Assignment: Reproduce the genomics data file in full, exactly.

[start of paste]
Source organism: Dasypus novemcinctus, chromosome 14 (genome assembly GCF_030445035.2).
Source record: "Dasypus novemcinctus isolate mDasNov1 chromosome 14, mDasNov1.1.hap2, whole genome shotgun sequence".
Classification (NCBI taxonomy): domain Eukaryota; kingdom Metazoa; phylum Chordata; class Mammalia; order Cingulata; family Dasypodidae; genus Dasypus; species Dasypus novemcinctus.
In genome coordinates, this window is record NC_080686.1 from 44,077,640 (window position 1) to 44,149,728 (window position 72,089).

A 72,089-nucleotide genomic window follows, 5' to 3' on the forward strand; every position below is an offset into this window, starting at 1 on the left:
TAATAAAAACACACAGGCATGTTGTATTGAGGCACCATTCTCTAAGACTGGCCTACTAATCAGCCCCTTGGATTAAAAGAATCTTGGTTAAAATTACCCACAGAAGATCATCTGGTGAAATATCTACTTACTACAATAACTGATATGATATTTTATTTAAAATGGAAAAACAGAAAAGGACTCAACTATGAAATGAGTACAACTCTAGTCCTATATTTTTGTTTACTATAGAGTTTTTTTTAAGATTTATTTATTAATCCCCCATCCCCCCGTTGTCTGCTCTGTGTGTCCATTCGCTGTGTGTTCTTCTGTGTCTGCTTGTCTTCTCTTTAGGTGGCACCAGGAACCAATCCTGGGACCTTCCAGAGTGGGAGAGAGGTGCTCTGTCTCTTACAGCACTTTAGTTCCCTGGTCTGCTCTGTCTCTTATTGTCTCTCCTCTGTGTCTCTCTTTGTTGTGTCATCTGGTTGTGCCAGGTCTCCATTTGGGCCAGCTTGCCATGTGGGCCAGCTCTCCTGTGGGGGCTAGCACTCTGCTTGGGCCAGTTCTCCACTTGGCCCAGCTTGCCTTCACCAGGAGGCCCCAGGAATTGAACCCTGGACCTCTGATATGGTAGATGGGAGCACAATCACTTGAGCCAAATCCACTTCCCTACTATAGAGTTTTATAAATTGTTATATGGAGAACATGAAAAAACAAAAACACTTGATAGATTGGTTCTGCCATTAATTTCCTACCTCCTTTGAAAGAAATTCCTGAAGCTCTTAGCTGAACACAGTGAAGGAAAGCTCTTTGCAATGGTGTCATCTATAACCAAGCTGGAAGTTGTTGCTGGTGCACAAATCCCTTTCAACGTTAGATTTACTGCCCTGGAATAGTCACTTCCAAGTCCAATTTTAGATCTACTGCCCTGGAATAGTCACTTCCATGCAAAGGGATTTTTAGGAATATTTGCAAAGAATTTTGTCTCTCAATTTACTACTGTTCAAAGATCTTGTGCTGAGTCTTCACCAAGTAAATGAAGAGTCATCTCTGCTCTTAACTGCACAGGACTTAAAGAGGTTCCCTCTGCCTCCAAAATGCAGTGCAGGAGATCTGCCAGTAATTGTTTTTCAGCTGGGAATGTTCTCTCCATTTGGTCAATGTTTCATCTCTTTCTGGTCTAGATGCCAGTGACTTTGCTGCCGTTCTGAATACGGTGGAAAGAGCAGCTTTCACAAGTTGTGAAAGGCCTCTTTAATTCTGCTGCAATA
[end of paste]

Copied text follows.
Source organism: Dasypus novemcinctus, chromosome 14 (genome assembly GCF_030445035.2).
Source record: "Dasypus novemcinctus isolate mDasNov1 chromosome 14, mDasNov1.1.hap2, whole genome shotgun sequence".
Classification (NCBI taxonomy): domain Eukaryota; kingdom Metazoa; phylum Chordata; class Mammalia; order Cingulata; family Dasypodidae; genus Dasypus; species Dasypus novemcinctus.
In genome coordinates, this window is record NC_080686.1 from 44,077,640 (window position 1) to 44,149,728 (window position 72,089).

A 72,089-nucleotide genomic window follows, 5' to 3' on the forward strand; every position below is an offset into this window, starting at 1 on the left:
TAATAAAAACACACAGGCATGTTGTATTGAGGCACCATTCTCTAAGACTGGCCTACTAATCAGCCCCTTGGATTAAAAGAATCTTGGTTAAAATTACCCACAGAAGATCATCTGGTGAAATATCTACTTACTACAATAACTGATATGATATTTTATTTAAAATGGAAAAACAGAAAAGGACTCAACTATGAAATGAGTACAACTCTAGTCCTATATTTTTGTTTACTATAGAGTTTTTTTTAAGATTTATTTATTAATCCCCCATCCCCCCGTTGTCTGCTCTGTGTGTCCATTCGCTGTGTGTTCTTCTGTGTCTGCTTGTCTTCTCTTTAGGTGGCACCAGGAACCAATCCTGGGACCTTCCAGAGTGGGAGAGAGGTGCTCTGTCTCTTACAGCACTTTAGTTCCCTGGTCTGCTCTGTCTCTTATTGTCTCTCCTCTGTGTCTCTCTTTGTTGTGTCATCTGGTTGTGCCAGGTCTCCATTTGGGCCAGCTTGCCATGTGGGCCAGCTCTCCTGTGGGGGCTAGCACTCTGCTTGGGCCAGTTCTCCACTTGGCCCAGCTTGCCTTCACCAGGAGGCCCCAGGAATTGAACCCTGGACCTCTGATATGGTAGATGGGAGCACAATCACTTGAGCCAAATCCACTTCCCTACTATAGAGTTTTATAAATTGTTATATGGAGAACATGAAAAAACAAAAACACTTGATAGATTGGTTCTGCCATTAATTTCCTACCTCCTTTGAAAGAAATTCCTGAAGCTCTTAGCTGAACACAGTGAAGGAAAGCTCTTTGCAATGGTGTCATCTATAACCAAGCTGGAAGTTGTTGCTGGTGCACAAATCCCTTTCAACGTTAGATTTACTGCCCTGGAATAGTCACTTCCAAGTCCAATTTTAGATCTACTGCCCTGGAATAGTCACTTCCATGCAAAGGGATTTTTAGGAATATTTGCAAAGAATTTTGTCTCTCAATTTACTACTGTTCAAAGATCTTGTGCTGAGTCTTCACCAAGTAAATGAAGAGTCATCTCTGCTCTTAACTGCACAGGACTTAAAGAGGTTCCCTCTGCCTCCAAAATGCAGTGCAGGAGATCTGCCAGTAATTGTTTTTCAGCTGGGAATGTTCTCTCCATTTGGTCAATGTTTCATCTCTTTCTGGTCTAGATGCCAGTGACTTTGCTGCCGTTCTGAATACGGTGGAAAGAGCAGCTTTCACAAGTTGTGAAAGGCCTCTTTAATTCTGCTGCAATA